Caravane Desert et Montagne
… with Brahim Mohamed Elaabdouli
Friendly Fair Trade Tours

It was late October 2003 when I made my first foray into the Moroccan Sahara. Having spent most of the day travelling down from Marrakech on a two stage shared taxi journey (a unique experience in itself!), we arrived in Zagora in the late afternoon, tired, grubby, smelly and not least of all, pretty famished. Therefore it was no small relief to walk into the Hotel to find the smiling face of Brahim Elaabdouli already there waiting for us! With half board accommodation already sorted, it was a quick shower and change (the last opportunity for such luxury for a couple of days), and then up the road for a full debrief of the plan for the coming days. Oh, and of course, a few glasses of mint tea!

Up early the following morning for the hour long journey south. The palmeries grew fewer and further between as we crossed from one valley to the next, and soon enough small sand dunes began appearing. As soon as we alighted in Ouled Driss Brahim set about readying the team, and left us with his brother, and an endless supply of mint tea. By the time we were on our third glass, Peter and Bakher the camels had arrived. 15 minutes and a lot of grunting and groaning later they were fully laden with all the kit and we were ready for the off. After another glass of tea. We were fast learning that in the desert, wherever you are, whatever the time of day, and whoever you are with, there is always time for some more tea.

Although it was October, temperatures were up in the 80’s as our mini caravan strode out of town. The camels were lead by Said and Mohammed (Brahim’s brother), leaving Brahim to walk with Holly and me . I am not sure how the camel trains cope with the heat and the thousands of miles they traverse, but after an hour and a half, and probably about 4 miles, we were certainly ready to rest up under a large tree for a couple of hours, while Mohammed prepared a salad for our lunch.

A couple of hours more walking in the afternoon and we had reached Erg Lihoudi, a series of dunes up to 50 foot high, which was to be our camp for the next two nights. As the guys set up the tents and the camels wandered off to do whatever it is camels do in their spare time, we sat around, simply taking in the quietness, the freshness and the vastness of the place.

About 5 miles away across a stretch of hammada (stony desert) we could see another series of dunes, against which were pitched a long series of large, permanent tents. Occasionally a dozen or so Land Cruisers would show up and drop off another batch of package tourists for their one night in the desert, in a proper bed. After watching the spectacular sunset, while they were no doubt enjoying their evening of planned entertainment, we were feasting on a freshly prepared tagine and sand bread, and enjoying the company. Mohammed, incidentally, is surely the finest tagine chef in Morocco!! Ours was surely the much better way to enjoy the desert!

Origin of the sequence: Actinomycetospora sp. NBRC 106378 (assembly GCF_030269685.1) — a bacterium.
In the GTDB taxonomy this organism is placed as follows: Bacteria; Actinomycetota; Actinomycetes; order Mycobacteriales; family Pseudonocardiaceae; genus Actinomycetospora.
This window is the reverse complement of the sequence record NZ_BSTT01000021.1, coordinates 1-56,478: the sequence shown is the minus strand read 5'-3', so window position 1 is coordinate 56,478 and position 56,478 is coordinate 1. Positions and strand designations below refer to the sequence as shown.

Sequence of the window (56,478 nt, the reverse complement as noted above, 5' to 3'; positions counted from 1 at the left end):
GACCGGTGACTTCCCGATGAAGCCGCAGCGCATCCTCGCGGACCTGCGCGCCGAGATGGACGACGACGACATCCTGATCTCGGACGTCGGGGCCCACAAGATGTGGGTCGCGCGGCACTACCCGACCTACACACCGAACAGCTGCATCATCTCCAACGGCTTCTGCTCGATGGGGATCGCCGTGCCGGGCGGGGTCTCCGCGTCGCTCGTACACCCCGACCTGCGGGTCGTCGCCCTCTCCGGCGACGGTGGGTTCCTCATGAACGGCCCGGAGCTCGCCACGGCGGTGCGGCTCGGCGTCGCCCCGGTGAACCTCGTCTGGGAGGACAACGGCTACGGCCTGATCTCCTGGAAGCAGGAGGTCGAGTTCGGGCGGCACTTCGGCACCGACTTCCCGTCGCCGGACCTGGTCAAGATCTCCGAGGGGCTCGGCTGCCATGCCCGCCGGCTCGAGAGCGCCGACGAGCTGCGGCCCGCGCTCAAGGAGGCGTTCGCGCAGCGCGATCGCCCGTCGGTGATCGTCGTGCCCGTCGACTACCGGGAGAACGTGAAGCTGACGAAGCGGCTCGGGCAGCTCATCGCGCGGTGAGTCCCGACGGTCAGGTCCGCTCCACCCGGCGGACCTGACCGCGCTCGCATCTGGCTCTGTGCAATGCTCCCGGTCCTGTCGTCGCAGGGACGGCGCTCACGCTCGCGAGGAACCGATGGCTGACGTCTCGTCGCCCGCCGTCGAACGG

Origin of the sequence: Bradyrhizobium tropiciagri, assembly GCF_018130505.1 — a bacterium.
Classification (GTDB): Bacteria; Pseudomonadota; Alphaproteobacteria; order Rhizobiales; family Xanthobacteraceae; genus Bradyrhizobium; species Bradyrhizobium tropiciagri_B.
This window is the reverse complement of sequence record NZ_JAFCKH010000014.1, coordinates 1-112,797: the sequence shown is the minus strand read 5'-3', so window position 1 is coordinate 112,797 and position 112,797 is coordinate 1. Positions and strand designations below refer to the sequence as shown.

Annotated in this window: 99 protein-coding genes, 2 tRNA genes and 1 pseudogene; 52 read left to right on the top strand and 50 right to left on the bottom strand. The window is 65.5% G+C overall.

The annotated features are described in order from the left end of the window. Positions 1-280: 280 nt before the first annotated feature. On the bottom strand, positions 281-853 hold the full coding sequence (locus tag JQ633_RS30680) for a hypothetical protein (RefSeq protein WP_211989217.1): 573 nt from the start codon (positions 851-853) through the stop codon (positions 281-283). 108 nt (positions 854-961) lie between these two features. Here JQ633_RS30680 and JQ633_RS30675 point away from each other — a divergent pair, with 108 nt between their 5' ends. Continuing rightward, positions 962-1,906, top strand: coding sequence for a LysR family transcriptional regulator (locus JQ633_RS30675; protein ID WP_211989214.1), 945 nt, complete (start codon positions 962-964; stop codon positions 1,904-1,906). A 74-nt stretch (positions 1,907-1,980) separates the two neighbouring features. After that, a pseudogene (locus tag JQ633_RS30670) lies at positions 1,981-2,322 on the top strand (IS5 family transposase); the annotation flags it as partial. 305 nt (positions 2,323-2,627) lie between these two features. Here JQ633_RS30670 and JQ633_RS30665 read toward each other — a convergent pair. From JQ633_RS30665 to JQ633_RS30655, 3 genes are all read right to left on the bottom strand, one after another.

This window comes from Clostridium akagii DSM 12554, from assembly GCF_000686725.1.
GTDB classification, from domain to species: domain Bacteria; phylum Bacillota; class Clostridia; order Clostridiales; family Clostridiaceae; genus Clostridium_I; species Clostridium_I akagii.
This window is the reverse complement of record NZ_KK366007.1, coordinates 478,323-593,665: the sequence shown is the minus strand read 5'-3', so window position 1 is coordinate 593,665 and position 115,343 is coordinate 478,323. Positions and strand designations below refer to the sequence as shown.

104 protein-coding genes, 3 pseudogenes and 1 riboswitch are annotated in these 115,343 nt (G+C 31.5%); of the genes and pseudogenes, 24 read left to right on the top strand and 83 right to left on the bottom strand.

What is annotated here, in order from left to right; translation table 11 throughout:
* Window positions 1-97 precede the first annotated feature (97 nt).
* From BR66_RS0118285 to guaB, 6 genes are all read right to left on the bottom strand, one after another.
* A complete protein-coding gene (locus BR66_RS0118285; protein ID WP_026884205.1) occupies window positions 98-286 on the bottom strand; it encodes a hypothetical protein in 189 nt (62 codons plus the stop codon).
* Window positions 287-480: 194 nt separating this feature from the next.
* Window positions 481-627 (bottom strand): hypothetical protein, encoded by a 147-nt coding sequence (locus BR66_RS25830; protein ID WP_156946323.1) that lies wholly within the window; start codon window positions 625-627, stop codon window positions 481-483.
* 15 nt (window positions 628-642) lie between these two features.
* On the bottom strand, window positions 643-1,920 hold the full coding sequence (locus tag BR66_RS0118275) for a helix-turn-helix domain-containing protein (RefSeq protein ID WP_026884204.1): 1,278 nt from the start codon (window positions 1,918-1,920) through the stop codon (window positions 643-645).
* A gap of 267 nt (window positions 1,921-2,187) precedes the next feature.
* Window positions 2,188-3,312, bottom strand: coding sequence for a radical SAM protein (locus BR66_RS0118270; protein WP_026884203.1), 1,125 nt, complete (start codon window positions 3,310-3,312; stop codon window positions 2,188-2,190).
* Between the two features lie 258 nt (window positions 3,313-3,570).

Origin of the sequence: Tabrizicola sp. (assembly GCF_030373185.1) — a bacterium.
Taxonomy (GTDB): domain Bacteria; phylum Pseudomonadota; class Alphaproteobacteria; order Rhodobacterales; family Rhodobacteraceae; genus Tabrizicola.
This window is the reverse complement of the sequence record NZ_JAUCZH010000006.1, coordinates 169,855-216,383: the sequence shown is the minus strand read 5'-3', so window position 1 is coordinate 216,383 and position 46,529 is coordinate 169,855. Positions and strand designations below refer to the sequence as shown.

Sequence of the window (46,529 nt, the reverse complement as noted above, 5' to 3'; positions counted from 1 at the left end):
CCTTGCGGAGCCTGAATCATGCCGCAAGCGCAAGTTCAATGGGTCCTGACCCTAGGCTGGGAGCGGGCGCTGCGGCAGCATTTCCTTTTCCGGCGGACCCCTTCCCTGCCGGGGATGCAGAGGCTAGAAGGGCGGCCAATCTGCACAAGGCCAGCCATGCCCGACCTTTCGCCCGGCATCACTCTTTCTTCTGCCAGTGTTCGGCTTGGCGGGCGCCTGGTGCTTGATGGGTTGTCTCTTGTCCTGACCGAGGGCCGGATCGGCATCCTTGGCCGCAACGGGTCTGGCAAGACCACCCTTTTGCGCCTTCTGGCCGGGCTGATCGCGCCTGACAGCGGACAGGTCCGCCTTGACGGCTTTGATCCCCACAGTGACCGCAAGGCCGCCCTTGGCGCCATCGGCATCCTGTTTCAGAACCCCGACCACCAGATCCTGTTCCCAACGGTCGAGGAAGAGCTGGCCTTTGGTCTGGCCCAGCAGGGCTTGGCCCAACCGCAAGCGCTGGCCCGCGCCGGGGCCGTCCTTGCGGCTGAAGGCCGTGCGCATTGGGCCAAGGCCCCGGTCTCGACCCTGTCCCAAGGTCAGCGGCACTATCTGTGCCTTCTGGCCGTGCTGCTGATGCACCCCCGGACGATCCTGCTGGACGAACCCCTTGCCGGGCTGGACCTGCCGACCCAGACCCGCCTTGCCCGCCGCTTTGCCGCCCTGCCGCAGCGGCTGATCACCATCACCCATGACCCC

The rest of the evening was just spent laying around chatting and watching for shooting stars. With no light pollution in the desert, it is incredible just how many more stars you can see than back in the UK. And with hardly any noise pollution, the only sounds to be heard were from what sounded like a full blown Touareg rave taking place at some far off well!!

The next day we were treated (???) to a camel ride across the hammada to a nearby well. Whilst I am glad to have taken the opportunity to ride a camel, I am not sure I would rush back to one! Their surprisingly awkward gait doesn’t make them the most comfortable ride in the world – call me a city boy if you want, but I’ll take the car any day! The rest of the day was much the same as before – more chatting, laying around, sunset watching, star gazing and tagine eating. But that was definitely a good thing! It was brilliant.

On the final morning, we got up with the sunrise, packed up (well, watched as the guys packed up for us!) and ambled back to town. At one point, Holly was even given charge of the camels. And she did very well. Until something upset them and they started bucking and rearing up, but they were soon brought back under control by Said and we carried on, no harm done! Our taxi was ready and waiting for us when we got back to Ouled Driss, and we were in Zagora in plenty of time for the afternoon bus Ouarzazate. After one final round of mint tea, that is!!

All in all, I could not recommend this experience highly enough. Until you go to the Sahara, it is not possible to appreciate what an enchanting place it is. And when you have a dedicated team of 3 (and the 2 camels!) as knowledgeable, helpful, interesting and skilful as Brahim, Mohammed and Said; you cannot fail to have a good time. I just wish we had had more than 2 days, and cannot wait to return for a longer trip!!James Hathaway, 23 March 2004

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